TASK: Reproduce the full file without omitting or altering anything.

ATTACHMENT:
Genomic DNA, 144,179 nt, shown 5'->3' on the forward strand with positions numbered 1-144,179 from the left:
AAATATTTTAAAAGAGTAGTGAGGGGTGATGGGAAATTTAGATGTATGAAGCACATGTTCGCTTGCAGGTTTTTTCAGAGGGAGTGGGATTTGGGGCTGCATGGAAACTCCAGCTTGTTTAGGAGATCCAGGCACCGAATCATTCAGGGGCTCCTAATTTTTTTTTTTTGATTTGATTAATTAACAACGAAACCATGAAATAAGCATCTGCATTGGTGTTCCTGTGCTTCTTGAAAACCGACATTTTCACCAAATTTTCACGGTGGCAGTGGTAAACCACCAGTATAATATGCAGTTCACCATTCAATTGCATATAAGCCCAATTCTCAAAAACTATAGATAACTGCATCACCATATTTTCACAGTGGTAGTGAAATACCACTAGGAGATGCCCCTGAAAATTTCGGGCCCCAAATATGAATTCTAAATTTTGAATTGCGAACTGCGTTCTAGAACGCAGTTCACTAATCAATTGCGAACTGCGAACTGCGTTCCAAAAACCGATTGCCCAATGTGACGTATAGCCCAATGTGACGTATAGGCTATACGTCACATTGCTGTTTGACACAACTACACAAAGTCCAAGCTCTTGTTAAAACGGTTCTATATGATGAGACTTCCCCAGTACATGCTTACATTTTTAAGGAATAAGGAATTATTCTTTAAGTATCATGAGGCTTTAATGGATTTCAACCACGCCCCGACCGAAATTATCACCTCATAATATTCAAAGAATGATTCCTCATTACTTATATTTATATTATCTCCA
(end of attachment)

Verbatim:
Genomic DNA, 144,179 nt, shown 5'->3' on the forward strand with positions numbered 1-144,179 from the left:
AAATATTTTAAAAGAGTAGTGAGGGGTGATGGGAAATTTAGATGTATGAAGCACATGTTCGCTTGCAGGTTTTTTCAGAGGGAGTGGGATTTGGGGCTGCATGGAAACTCCAGCTTGTTTAGGAGATCCAGGCACCGAATCATTCAGGGGCTCCTAATTTTTTTTTTTTGATTTGATTAATTAACAACGAAACCATGAAATAAGCATCTGCATTGGTGTTCCTGTGCTTCTTGAAAACCGACATTTTCACCAAATTTTCACGGTGGCAGTGGTAAACCACCAGTATAATATGCAGTTCACCATTCAATTGCATATAAGCCCAATTCTCAAAAACTATAGATAACTGCATCACCATATTTTCACAGTGGTAGTGAAATACCACTAGGAGATGCCCCTGAAAATTTCGGGCCCCAAATATGAATTCTAAATTTTGAATTGCGAACTGCGTTCTAGAACGCAGTTCACTAATCAATTGCGAACTGCGAACTGCGTTCCAAAAACCGATTGCCCAATGTGACGTATAGCCCAATGTGACGTATAGGCTATACGTCACATTGCTGTTTGACACAACTACACAAAGTCCAAGCTCTTGTTAAAACGGTTCTATATGATGAGACTTCCCCAGTACATGCTTACATTTTTAAGGAATAAGGAATTATTCTTTAAGTATCATGAGGCTTTAATGGATTTCAACCACGCCCCGACCGAAATTATCACCTCATAATATTCAAAGAATGATTCCTCATTACTTATATTTATATTATCTCCA